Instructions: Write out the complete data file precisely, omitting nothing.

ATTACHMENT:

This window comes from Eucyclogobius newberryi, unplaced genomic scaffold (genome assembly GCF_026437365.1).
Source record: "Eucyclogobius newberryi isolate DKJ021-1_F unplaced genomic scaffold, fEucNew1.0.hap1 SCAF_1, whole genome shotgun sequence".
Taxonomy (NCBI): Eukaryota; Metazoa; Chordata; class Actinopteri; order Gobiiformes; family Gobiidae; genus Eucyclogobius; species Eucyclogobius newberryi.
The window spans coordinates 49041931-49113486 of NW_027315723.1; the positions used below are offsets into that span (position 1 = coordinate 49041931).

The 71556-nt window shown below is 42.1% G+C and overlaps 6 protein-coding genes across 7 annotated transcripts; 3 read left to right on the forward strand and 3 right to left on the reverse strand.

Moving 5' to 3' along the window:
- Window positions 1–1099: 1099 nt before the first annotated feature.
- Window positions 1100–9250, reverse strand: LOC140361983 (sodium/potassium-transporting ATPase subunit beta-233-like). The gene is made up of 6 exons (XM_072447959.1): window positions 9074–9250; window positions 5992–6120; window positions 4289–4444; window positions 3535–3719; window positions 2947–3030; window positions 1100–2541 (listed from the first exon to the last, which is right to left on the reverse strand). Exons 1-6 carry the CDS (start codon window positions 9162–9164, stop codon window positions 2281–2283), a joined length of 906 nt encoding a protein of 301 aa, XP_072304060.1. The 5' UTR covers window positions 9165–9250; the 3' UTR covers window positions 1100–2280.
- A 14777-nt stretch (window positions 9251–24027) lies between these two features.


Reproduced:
This window comes from Eucyclogobius newberryi, unplaced genomic scaffold (genome assembly GCF_026437365.1).
Source record: "Eucyclogobius newberryi isolate DKJ021-1_F unplaced genomic scaffold, fEucNew1.0.hap1 SCAF_1, whole genome shotgun sequence".
Taxonomy (NCBI): Eukaryota; Metazoa; Chordata; class Actinopteri; order Gobiiformes; family Gobiidae; genus Eucyclogobius; species Eucyclogobius newberryi.
The window spans coordinates 49041931-49113486 of NW_027315723.1; the positions used below are offsets into that span (position 1 = coordinate 49041931).

The 71556-nt window shown below is 42.1% G+C and overlaps 6 protein-coding genes across 7 annotated transcripts; 3 read left to right on the forward strand and 3 right to left on the reverse strand.

Moving 5' to 3' along the window:
- Window positions 1–1099: 1099 nt before the first annotated feature.
- Window positions 1100–9250, reverse strand: LOC140361983 (sodium/potassium-transporting ATPase subunit beta-233-like). The gene is made up of 6 exons (XM_072447959.1): window positions 9074–9250; window positions 5992–6120; window positions 4289–4444; window positions 3535–3719; window positions 2947–3030; window positions 1100–2541 (listed from the first exon to the last, which is right to left on the reverse strand). Exons 1-6 carry the CDS (start codon window positions 9162–9164, stop codon window positions 2281–2283), a joined length of 906 nt encoding a protein of 301 aa, XP_072304060.1. The 5' UTR covers window positions 9165–9250; the 3' UTR covers window positions 1100–2280.
- A 14777-nt stretch (window positions 9251–24027) lies between these two features.